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J Immunol. 2014 Jun 1;192(11):5074-82. doi: 10.4049/jimmunol.1302916. Epub 2014 Apr 23.

Impact of asymptomatic herpes simplex virus type 2 infection on mucosal homing and immune cell subsets in the blood and female genital tract.

Author information

1
Department of Medicine, University of Toronto, Toronto, Ontario M5G 2C4, Canada; Department of Immunology, University of Toronto, Toronto, Ontario M5S 1A8, Canada; rupert.kaul@utoronto.ca brett.shannon@utoronto.ca.
2
Department of Medicine, University of Toronto, Toronto, Ontario M5G 2C4, Canada; Department of Immunology, University of Toronto, Toronto, Ontario M5S 1A8, Canada;
3
Women's Health in Women's Hands Community Health Centre, Toronto M5B 7J3, Ontario, Canada;
4
Department of Epidemiology, University of Toronto, Toronto, Ontario M5T 3M7, Canada; Public Health Ontario - Toronto Public Health Laboratory, Toronto, Ontario M9P 3T1, Canada; and.
5
Department of Medicine, University of Toronto, Toronto, Ontario M5G 2C4, Canada; Public Health Ontario - Toronto Public Health Laboratory, Toronto, Ontario M9P 3T1, Canada; and.
6
Department of Medicine, University of Toronto, Toronto, Ontario M5G 2C4, Canada; Department of Immunology, University of Toronto, Toronto, Ontario M5S 1A8, Canada; University Health Network, Toronto, Ontario M5G 2C4, Canada rupert.kaul@utoronto.ca brett.shannon@utoronto.ca.

Abstract

HSV-2 infection is common and generally asymptomatic, but it is associated with increased HIV susceptibility and disease progression. This may relate to herpes-mediated changes in genital and systemic immunology. Cervical cytobrushes and blood were collected from HIV-uninfected African/Caribbean women in Toronto, and immune cell subsets were enumerated blindly by flow cytometry. Immune differences between groups were assessed by univariate analysis and confirmed using a multivariate model. Study participants consisted of 46 women, of whom 54% were infected with HSV-2. T cell activation and expression of the mucosal homing integrin α4β7 (19.60 versus 8.76%; p < 0.001) were increased in the blood of HSV-2-infected women. Furthermore, expression of α4β7 on blood T cells correlated with increased numbers of activated (coexpressing CD38/HLA-DR; p = 0.004) and CCR5(+) (p = 0.005) cervical CD4(+) T cells. HSV-2-infected women exhibited an increase in the number of cervical CD4(+) T cells (715 versus 262 cells/cytobrush; p = 0.016), as well as an increase in the number and proportion of cervical CD4(+) T cells that expressed CCR5(+) (406 versus 131 cells, p = 0.001; and 50.70 versus 34.90%, p = 0.004) and were activated (112 versus 13 cells, p < 0.001; and 9.84 versus 4.86%, p = 0.009). Mannose receptor expression also was increased on cervical dendritic cell subsets. In conclusion, asymptomatic HSV-2 infection was associated with significant systemic and genital immune changes, including increased immune activation and systemic α4β7 expression; correlation of the latter with highly HIV-susceptible CD4(+) T cell subsets in the cervix may provide a mechanism for the increased HIV susceptibility observed in asymptomatic HSV-2-infected women.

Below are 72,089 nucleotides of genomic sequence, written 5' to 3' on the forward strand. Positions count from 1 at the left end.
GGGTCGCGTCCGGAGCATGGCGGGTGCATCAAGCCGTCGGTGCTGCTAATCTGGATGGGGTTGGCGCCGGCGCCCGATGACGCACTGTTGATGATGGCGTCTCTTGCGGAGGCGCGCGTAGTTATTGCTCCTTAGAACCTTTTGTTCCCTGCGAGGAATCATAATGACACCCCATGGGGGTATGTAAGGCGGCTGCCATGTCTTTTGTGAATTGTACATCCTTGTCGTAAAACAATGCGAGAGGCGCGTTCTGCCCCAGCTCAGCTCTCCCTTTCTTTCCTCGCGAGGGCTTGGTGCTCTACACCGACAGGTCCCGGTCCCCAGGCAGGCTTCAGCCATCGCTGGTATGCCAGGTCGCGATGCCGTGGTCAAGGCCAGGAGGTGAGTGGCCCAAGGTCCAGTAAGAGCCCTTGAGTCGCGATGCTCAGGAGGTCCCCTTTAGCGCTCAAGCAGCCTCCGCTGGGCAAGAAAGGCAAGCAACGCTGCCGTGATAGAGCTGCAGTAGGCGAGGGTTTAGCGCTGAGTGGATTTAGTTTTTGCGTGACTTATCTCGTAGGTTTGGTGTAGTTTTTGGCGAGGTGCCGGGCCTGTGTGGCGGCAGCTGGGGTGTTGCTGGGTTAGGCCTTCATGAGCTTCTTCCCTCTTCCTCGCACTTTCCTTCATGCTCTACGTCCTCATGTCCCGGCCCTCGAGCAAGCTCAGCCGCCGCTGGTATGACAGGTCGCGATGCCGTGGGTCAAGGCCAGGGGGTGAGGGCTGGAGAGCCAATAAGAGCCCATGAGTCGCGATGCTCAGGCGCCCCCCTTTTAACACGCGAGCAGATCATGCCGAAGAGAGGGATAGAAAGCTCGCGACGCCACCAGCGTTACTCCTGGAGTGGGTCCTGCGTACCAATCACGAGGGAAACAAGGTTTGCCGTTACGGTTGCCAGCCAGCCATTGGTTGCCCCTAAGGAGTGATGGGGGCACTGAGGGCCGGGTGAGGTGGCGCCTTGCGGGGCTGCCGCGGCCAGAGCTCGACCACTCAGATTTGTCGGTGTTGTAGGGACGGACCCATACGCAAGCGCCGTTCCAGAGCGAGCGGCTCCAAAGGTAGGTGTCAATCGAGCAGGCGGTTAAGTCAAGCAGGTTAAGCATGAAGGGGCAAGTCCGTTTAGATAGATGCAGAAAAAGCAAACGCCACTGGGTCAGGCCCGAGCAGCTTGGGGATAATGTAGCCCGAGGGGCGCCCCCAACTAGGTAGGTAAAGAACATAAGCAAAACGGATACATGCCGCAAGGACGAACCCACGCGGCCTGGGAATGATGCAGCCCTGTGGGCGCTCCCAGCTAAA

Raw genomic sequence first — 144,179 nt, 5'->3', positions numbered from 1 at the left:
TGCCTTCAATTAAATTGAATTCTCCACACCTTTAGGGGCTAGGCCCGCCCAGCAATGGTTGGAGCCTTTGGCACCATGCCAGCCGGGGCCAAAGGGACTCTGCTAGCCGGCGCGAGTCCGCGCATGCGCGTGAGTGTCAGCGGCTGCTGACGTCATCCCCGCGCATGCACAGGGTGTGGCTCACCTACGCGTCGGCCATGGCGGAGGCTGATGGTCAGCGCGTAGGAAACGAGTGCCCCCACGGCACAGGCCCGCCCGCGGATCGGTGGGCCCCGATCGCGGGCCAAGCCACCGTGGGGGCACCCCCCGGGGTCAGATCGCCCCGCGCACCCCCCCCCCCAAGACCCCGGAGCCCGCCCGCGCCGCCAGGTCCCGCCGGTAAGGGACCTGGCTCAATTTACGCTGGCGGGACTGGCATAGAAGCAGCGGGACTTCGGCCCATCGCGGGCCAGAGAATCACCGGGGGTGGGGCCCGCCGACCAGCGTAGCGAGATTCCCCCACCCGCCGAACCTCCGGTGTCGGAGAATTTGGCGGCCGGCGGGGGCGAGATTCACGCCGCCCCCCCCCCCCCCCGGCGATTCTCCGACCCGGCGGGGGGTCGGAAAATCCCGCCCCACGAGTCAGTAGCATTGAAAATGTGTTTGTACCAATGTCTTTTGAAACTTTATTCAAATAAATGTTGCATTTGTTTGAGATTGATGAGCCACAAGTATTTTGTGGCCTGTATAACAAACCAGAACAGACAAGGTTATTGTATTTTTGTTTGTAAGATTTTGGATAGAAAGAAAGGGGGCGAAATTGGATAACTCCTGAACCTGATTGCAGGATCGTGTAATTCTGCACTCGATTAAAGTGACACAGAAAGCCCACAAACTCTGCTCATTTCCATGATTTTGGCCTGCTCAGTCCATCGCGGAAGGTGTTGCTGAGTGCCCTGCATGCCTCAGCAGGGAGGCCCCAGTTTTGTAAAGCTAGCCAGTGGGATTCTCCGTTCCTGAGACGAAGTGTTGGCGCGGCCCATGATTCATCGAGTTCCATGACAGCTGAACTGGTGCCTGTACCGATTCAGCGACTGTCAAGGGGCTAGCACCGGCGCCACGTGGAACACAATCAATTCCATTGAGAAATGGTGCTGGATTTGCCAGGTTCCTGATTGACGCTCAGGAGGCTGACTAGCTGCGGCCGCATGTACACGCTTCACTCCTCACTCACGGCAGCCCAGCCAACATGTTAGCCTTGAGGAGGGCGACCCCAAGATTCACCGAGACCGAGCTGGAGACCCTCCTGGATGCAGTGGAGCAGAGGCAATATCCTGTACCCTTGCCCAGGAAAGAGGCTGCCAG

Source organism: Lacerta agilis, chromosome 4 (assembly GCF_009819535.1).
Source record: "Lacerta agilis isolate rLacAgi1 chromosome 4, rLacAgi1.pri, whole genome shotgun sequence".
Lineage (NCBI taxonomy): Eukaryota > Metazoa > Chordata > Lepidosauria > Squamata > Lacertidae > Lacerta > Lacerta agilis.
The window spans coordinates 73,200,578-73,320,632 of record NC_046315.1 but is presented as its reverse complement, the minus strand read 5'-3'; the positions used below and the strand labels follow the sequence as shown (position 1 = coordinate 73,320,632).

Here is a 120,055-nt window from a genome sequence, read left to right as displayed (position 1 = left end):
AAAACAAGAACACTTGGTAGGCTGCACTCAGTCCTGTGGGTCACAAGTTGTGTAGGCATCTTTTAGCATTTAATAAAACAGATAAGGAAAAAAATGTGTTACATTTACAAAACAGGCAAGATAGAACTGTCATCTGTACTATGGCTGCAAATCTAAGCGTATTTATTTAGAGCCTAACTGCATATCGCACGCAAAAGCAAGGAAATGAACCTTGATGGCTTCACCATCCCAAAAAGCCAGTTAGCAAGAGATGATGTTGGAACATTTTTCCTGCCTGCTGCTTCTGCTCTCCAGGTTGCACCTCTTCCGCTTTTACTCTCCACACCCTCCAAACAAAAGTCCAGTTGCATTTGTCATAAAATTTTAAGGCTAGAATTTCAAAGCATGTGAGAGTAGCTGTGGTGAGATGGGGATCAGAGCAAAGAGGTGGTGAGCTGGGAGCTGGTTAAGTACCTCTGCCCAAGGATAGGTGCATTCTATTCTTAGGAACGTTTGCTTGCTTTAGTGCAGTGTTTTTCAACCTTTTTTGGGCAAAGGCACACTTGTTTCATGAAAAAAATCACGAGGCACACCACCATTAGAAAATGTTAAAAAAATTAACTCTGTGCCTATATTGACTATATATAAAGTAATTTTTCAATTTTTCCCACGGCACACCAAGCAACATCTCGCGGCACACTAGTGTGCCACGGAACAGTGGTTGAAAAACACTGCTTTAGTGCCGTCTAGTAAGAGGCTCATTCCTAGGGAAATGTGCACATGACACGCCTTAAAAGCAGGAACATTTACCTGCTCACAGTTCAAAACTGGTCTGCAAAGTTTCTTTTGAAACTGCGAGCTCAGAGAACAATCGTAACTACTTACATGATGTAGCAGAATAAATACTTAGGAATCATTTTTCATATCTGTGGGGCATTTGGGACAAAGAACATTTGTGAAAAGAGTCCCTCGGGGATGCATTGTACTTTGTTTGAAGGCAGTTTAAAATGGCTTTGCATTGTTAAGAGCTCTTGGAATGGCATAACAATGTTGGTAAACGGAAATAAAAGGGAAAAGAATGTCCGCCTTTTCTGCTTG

PMID:
24760150
DOI:
10.4049/jimmunol.1302916
[Indexed for MEDLINE]
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